We all know that dogs have a tremendous sense of smell. They experience a whole world of scents that we aren’t even aware of. Dogs can smell some odours from a considerable distance, which is why some breeds of dogs are so effective at hunting and tracking. It shouldn’t come as a surprise then to learn that dogs will regularly detect mice infestations in their homes long before their owners become aware of any problems. Dogs will pick up the strong ammonia-like scent of mouse urine long before human noses can detect it. When they catch this unusual scent in their home, dogs will often behave in ways that might seem strange initially.
If your dog has detected an unfamiliar smell from behind your walls, where mice often like to build their nests, it might start growling, barking, or sniffing and scratching at the spot the smell is emanating from. In some cases, they might just stand there staring without making any sound or movement. When your dog is suddenly showing an interest in a particular part of your home that it’s never seemed interested in before without any apparent explanation, it could be because they’re smelling something new for the first time.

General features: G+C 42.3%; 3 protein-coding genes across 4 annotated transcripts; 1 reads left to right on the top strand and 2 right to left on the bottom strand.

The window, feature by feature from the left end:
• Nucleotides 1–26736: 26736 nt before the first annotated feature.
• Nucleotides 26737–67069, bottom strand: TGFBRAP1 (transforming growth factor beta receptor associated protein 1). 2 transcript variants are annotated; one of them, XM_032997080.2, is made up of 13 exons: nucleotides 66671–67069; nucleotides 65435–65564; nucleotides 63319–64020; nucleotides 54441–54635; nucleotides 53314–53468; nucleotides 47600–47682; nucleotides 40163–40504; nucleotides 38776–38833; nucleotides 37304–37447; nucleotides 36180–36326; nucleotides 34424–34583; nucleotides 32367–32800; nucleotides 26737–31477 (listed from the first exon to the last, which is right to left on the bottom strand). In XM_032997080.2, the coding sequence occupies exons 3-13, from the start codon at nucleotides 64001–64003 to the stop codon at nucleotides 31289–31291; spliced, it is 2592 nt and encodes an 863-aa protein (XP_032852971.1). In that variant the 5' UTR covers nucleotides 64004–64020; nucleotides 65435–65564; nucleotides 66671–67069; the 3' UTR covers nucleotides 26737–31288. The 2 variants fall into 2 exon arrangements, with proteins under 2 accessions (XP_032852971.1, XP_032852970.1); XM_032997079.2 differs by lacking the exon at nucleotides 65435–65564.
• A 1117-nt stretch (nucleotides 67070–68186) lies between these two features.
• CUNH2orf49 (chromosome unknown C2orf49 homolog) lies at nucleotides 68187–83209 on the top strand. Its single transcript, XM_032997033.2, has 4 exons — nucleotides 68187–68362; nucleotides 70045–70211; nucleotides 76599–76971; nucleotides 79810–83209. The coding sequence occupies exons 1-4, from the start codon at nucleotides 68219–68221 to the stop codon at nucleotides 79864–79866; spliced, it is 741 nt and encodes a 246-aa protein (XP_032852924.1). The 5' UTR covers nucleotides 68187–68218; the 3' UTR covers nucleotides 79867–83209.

You shouldn’t call in the pest controllers every time your dog sniffs or scratches at your walls, but a sudden and seemingly unshakeable interest in what appears to be nothing is worth investigating further. Remember that dogs, like other animals, love the warm spots in your home. Dogs will often lie down on the floor above heating pipes or outside boiler rooms where they can take advantage of the heat produced. However, if they are barking or scratching at the same area repeatedly, this could indicate that they have detected a mouse problem.